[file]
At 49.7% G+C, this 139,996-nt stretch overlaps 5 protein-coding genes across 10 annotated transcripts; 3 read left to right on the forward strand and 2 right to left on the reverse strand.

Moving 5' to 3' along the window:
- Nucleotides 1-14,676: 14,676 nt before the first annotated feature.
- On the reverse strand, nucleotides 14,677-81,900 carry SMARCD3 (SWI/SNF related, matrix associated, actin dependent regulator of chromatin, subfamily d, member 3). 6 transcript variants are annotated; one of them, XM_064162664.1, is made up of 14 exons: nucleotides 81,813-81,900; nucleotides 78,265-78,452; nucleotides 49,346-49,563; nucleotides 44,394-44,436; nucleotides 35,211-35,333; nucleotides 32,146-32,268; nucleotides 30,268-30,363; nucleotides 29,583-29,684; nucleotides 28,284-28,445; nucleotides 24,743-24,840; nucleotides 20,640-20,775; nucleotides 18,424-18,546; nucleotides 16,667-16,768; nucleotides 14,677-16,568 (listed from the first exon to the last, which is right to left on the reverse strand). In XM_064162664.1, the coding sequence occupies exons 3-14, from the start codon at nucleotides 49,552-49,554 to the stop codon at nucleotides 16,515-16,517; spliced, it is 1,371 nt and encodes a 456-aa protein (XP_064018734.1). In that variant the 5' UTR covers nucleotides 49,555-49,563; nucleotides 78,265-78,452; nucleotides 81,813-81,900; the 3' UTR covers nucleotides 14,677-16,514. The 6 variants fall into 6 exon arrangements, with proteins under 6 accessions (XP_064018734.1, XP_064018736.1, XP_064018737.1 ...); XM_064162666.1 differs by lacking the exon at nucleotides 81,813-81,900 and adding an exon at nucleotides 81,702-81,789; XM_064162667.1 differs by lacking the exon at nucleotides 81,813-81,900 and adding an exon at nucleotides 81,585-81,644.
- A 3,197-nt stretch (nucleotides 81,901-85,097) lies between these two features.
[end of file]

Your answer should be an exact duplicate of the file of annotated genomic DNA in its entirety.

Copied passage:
At 49.7% G+C, this 139,996-nt stretch overlaps 5 protein-coding genes across 10 annotated transcripts; 3 read left to right on the forward strand and 2 right to left on the reverse strand.

Moving 5' to 3' along the window:
- Nucleotides 1-14,676: 14,676 nt before the first annotated feature.
- On the reverse strand, nucleotides 14,677-81,900 carry SMARCD3 (SWI/SNF related, matrix associated, actin dependent regulator of chromatin, subfamily d, member 3). 6 transcript variants are annotated; one of them, XM_064162664.1, is made up of 14 exons: nucleotides 81,813-81,900; nucleotides 78,265-78,452; nucleotides 49,346-49,563; nucleotides 44,394-44,436; nucleotides 35,211-35,333; nucleotides 32,146-32,268; nucleotides 30,268-30,363; nucleotides 29,583-29,684; nucleotides 28,284-28,445; nucleotides 24,743-24,840; nucleotides 20,640-20,775; nucleotides 18,424-18,546; nucleotides 16,667-16,768; nucleotides 14,677-16,568 (listed from the first exon to the last, which is right to left on the reverse strand). In XM_064162664.1, the coding sequence occupies exons 3-14, from the start codon at nucleotides 49,552-49,554 to the stop codon at nucleotides 16,515-16,517; spliced, it is 1,371 nt and encodes a 456-aa protein (XP_064018734.1). In that variant the 5' UTR covers nucleotides 49,555-49,563; nucleotides 78,265-78,452; nucleotides 81,813-81,900; the 3' UTR covers nucleotides 14,677-16,514. The 6 variants fall into 6 exon arrangements, with proteins under 6 accessions (XP_064018734.1, XP_064018736.1, XP_064018737.1 ...); XM_064162666.1 differs by lacking the exon at nucleotides 81,813-81,900 and adding an exon at nucleotides 81,702-81,789; XM_064162667.1 differs by lacking the exon at nucleotides 81,813-81,900 and adding an exon at nucleotides 81,585-81,644.
- A 3,197-nt stretch (nucleotides 81,901-85,097) lies between these two features.